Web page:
Professor Mark Davis’s research focuses on service operations management. He recently published an article with Bentley colleague Effie Stavrulaki titled “A Typology for Service Supply Chains and its Implications for Strategic Decisions,” (Service Science, March, 2014), and a case with Harvard Business School Publishing titled “Three Jays Company” (August, 2014). He has also developed a workshop on “Education as a Service,” in which he discusses the various teaching innovations he has introduced into his classroom. This workshop has been presented at several academic conferences and Professor Davis has been invited to present it to faculty at Corvinus University in Budapest, Hungary and the University of Sao Paulo at Sao Carols, Brazil (October, 2014). He also was invited to present an abbreviated online version to the members of International Society of Service Innovations Professionals (August, 2014).
Professor Gang Li’s research interests include modeling methodologies and solution techniques that result in effective and efficient decision support systems for both service operations and supply chain management. Specifically, his studies focus on three areas: (a) service process optimization and integration, (b) decision support for operations management, and (c) supply chain management and its social impact. In an article recently accepted by OMEGA - The International Journal of Management Science, he developed a new and powerful algorithm to support major decisions that are typically associated with big data and demonstrated its potential applications in resource planning. Currently, he is working with Bentley colleagues Mark Davis on service design integration and Nader Asgary on Corporate Social Responsibility (CSR) operations.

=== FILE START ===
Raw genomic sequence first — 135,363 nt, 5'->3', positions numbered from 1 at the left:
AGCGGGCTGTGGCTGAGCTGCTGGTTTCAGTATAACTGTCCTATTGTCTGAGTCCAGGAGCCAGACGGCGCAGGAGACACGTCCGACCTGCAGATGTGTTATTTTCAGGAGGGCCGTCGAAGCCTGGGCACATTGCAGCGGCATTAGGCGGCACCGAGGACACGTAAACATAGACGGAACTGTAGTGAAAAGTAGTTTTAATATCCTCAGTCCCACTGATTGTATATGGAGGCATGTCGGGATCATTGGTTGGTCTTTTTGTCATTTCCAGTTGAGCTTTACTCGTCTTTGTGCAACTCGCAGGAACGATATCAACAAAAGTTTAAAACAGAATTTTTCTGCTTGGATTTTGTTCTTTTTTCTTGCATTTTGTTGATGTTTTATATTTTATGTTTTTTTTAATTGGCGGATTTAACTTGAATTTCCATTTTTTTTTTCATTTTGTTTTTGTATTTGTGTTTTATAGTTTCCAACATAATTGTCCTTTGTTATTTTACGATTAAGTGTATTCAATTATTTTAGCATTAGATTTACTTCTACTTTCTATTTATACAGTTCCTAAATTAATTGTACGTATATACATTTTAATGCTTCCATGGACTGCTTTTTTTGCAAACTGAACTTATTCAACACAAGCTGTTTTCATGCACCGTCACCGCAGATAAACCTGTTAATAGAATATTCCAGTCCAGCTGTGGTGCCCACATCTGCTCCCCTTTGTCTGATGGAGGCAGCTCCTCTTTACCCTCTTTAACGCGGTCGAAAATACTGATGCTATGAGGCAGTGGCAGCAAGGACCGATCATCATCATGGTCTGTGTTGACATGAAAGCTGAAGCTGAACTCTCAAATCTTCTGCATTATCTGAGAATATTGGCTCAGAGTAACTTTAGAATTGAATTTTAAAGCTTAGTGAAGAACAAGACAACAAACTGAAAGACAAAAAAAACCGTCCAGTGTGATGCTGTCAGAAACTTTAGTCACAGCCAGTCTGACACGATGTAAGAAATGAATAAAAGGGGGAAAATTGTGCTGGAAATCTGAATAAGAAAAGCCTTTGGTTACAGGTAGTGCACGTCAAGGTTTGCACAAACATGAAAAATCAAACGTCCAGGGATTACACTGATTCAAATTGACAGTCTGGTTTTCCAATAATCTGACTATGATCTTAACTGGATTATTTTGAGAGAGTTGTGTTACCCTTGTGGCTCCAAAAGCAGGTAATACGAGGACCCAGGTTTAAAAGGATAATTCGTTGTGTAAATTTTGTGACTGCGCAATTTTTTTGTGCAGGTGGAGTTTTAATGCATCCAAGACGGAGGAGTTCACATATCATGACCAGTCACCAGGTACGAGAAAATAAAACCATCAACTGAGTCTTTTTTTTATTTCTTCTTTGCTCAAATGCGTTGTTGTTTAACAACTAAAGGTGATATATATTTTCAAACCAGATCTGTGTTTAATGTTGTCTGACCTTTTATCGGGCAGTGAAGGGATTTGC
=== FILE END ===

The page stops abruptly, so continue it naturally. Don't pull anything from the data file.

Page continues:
Professor Effie Stavrulaki’s research focuses on supply chain management. Her work has explored how supply chain activities relate to key business processes such as new product development as well as how key managerial decisions such as sustainability, inventory management and product pricing impact the efficiency and effectiveness of supply chains. Her recently published article, “Take Back Costs and Product Durability” in the European Journal of Operational Research (2014, 238(1): 175-184) examined the impact of internalizing take back costs when making product durability and pricing decisions. As Extended Producer Responsibility initiatives become more broadly adopted by government agencies, findings from this work can help firms make better choices when they weigh the benefits of creating more durable products (and thus avoiding take back costs) with the added costs incurred due to increased product